1 large egg
1/2 cup olive oil
2 tablespoons minced chives
sour cream
kosher salt
black pepper

Directions:
Begin by peeling the potatoes, then grating the potatoes on a box grater (be sure to have a medium size bowl near by with some water in it to stop the potatoes from discoloring). Next, drain the water from the potatoes and place them on a few paper towels until they're dry and fluffy. Next, add the grated potatoes, minced shallot, the egg, and a pinch of salt and pepper to a bowl. Gently stir the mixture together until it's combined.
Place a medium size pan over medium heat, add just enough olive oil to coat the bottom of the pan. Place a large spoonful of the potato mixture onto the pan and press it down lightly to create your desired thickness of the latke. Continue to do this until you have about four latkes in the pan. Cook them for 4 minutes on the first side and 4 on the other side, or until they're golden. Remove them from the pan and hit them with a little bit of kosher salt. Repeat the cooking process again with the second batch (or until the mixture is gone). 
Finally, add a bit of sour cream and minced chives to your plate along with the latkes and you'll have a match made in heaven!
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12.08.2012

Manzo Ristorante



Manzo Risorante is one of the many bustling restaurants inside of Eataly in New York City. Since "manzo" literally translates into beef, this restaurant features many different cuts of meat and styles of preparation. Piedmont, Italy is best known for its gorgeous beef, and we were fortunate enough to be able to have the carpaccio which features Piemontese Beef. Each thinly sliced layer was melt in your mouth perfect, and had a salty bite from the guanciale (pig cheek) vinaigrette. The dish also had a fried quail egg and a small salad of radicchio, chive, and frisee. Combine this with the beautiful selection of bread for the table and you've got a match made in heaven.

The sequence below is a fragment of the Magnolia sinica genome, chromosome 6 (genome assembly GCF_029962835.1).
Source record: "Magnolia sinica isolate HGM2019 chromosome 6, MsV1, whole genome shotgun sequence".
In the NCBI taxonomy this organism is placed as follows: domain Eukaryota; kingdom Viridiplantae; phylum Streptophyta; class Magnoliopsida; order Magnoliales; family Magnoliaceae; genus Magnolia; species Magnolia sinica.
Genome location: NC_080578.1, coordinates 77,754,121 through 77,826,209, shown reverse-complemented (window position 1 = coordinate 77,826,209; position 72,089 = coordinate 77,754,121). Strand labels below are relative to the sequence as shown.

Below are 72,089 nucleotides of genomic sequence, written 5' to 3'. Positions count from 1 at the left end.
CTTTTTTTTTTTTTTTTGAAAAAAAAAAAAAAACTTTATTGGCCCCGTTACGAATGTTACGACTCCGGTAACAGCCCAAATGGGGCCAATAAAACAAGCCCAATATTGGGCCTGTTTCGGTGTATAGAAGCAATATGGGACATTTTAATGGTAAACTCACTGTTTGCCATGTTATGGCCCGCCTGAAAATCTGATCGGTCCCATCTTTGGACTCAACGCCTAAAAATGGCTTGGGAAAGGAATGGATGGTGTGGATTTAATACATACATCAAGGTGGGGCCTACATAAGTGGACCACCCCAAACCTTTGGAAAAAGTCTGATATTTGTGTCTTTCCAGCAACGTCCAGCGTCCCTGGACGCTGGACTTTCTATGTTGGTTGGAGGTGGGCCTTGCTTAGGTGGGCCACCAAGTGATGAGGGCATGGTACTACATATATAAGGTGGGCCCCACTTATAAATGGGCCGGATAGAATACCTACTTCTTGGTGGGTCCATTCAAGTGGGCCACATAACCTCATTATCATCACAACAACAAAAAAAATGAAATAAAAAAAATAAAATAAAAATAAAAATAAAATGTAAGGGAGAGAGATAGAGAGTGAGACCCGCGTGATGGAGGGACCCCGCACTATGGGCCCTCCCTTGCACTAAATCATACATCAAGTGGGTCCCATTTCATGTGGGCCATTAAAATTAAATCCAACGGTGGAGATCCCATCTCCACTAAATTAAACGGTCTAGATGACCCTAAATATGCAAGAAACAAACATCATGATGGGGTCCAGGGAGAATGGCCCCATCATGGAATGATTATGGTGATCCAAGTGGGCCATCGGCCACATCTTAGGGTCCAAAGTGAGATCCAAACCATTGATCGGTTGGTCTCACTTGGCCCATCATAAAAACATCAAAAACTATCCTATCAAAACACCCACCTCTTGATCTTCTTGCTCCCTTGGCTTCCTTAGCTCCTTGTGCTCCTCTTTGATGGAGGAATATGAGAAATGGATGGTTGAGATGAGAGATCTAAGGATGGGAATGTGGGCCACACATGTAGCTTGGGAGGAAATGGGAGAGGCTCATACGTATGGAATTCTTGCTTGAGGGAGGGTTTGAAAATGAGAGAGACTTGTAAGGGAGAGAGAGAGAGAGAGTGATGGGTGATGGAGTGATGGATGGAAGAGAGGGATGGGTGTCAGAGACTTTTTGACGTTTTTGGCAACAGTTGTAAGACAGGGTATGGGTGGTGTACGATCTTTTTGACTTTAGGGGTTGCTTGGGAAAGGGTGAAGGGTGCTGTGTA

For our second course, we decided on the orecchiette ("small ear" shaped, hand made pasta). The pasta was perfectly paired with a hearty broccoli rabe pesto and spicy, sweet italian sausage. Each bite was absolutely bursting with flavor. After this course, we both found ourselves to be in a bit of a food coma so we decided to call it quits and have a couple of cappuccinos before leaving. Overall, our dining experience at Manzo was quite the palatable experience and we'll definitely be returning in the near future.
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12.02.2012

Eataly


Isn’t it every foodie’s dream to have luscious produce and gorgeous cuts of meat at their fingertips? This is exactly what draws thousands of people to Eataly in New York City every day. Eataly is owned by culinary geniuses Mario Batali, Lidia Bastianich and Joe Bastianich. Walking in any one of the many entrances and your senses will immediately be overwhelmed by delicious smells and vibrant displays. Since discovering this dynasty the last time that I was in New York, I have been absolutely itching to go back.




Their choice of presentation for produce is something to be admired. They offer just about every imaginable variation of each and every fruit and vegetable. Looking at the mushroom section alone, you’re presented with about twenty different varieties (not to mention the white truffles that were for sale for a small sum of nearly $6,000/lb). 


The seafood is organized by shellfish, caviar, and fish. Each cut of fish is absolutely perfect, there are even a few fish that you can purchase whole. I love the surprise of being presented with a variety of fish that I don’t recognize (and I’m still unsure of the little peach with the cup in its mouth in the picture above). 


The meat counter features everything from a gorgeous leg of lamb to a stunning filet of beef. There are also a bunch of ground meats available, from lamb burgers to turkey sausage. To say the very least, being surrounded by all of that stunning food was an inspiration. Alex and I even took the chance to dine at one of Eataly’s nine restaurants, which I’ll be posting about later this week!